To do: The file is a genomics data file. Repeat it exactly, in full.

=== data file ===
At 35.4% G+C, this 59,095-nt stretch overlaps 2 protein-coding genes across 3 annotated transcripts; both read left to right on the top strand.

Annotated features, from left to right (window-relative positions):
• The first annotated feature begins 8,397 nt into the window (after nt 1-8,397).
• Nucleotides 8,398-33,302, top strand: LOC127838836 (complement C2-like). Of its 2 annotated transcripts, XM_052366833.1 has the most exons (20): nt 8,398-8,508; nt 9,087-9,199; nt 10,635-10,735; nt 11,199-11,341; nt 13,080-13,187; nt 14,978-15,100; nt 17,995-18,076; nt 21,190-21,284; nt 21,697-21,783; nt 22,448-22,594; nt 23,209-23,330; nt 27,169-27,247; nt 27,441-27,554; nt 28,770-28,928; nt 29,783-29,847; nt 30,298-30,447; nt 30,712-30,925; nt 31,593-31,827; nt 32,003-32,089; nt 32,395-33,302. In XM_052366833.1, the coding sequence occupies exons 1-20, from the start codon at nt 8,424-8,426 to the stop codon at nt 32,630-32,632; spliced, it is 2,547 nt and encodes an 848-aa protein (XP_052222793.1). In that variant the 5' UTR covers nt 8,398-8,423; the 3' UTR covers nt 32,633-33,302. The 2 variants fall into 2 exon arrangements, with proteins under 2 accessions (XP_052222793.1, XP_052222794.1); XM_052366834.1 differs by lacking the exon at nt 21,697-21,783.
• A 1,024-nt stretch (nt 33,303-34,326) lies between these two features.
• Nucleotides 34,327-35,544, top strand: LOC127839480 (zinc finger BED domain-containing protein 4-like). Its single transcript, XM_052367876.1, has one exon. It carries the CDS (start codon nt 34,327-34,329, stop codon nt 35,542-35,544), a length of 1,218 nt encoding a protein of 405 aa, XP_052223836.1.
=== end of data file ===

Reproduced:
At 35.4% G+C, this 59,095-nt stretch overlaps 2 protein-coding genes across 3 annotated transcripts; both read left to right on the top strand.

Annotated features, from left to right (window-relative positions):
• The first annotated feature begins 8,397 nt into the window (after nt 1-8,397).
• Nucleotides 8,398-33,302, top strand: LOC127838836 (complement C2-like). Of its 2 annotated transcripts, XM_052366833.1 has the most exons (20): nt 8,398-8,508; nt 9,087-9,199; nt 10,635-10,735; nt 11,199-11,341; nt 13,080-13,187; nt 14,978-15,100; nt 17,995-18,076; nt 21,190-21,284; nt 21,697-21,783; nt 22,448-22,594; nt 23,209-23,330; nt 27,169-27,247; nt 27,441-27,554; nt 28,770-28,928; nt 29,783-29,847; nt 30,298-30,447; nt 30,712-30,925; nt 31,593-31,827; nt 32,003-32,089; nt 32,395-33,302. In XM_052366833.1, the coding sequence occupies exons 1-20, from the start codon at nt 8,424-8,426 to the stop codon at nt 32,630-32,632; spliced, it is 2,547 nt and encodes an 848-aa protein (XP_052222793.1). In that variant the 5' UTR covers nt 8,398-8,423; the 3' UTR covers nt 32,633-33,302. The 2 variants fall into 2 exon arrangements, with proteins under 2 accessions (XP_052222793.1, XP_052222794.1); XM_052366834.1 differs by lacking the exon at nt 21,697-21,783.
• A 1,024-nt stretch (nt 33,303-34,326) lies between these two features.
• Nucleotides 34,327-35,544, top strand: LOC127839480 (zinc finger BED domain-containing protein 4-like). Its single transcript, XM_052367876.1, has one exon. It carries the CDS (start codon nt 34,327-34,329, stop codon nt 35,542-35,544), a length of 1,218 nt encoding a protein of 405 aa, XP_052223836.1.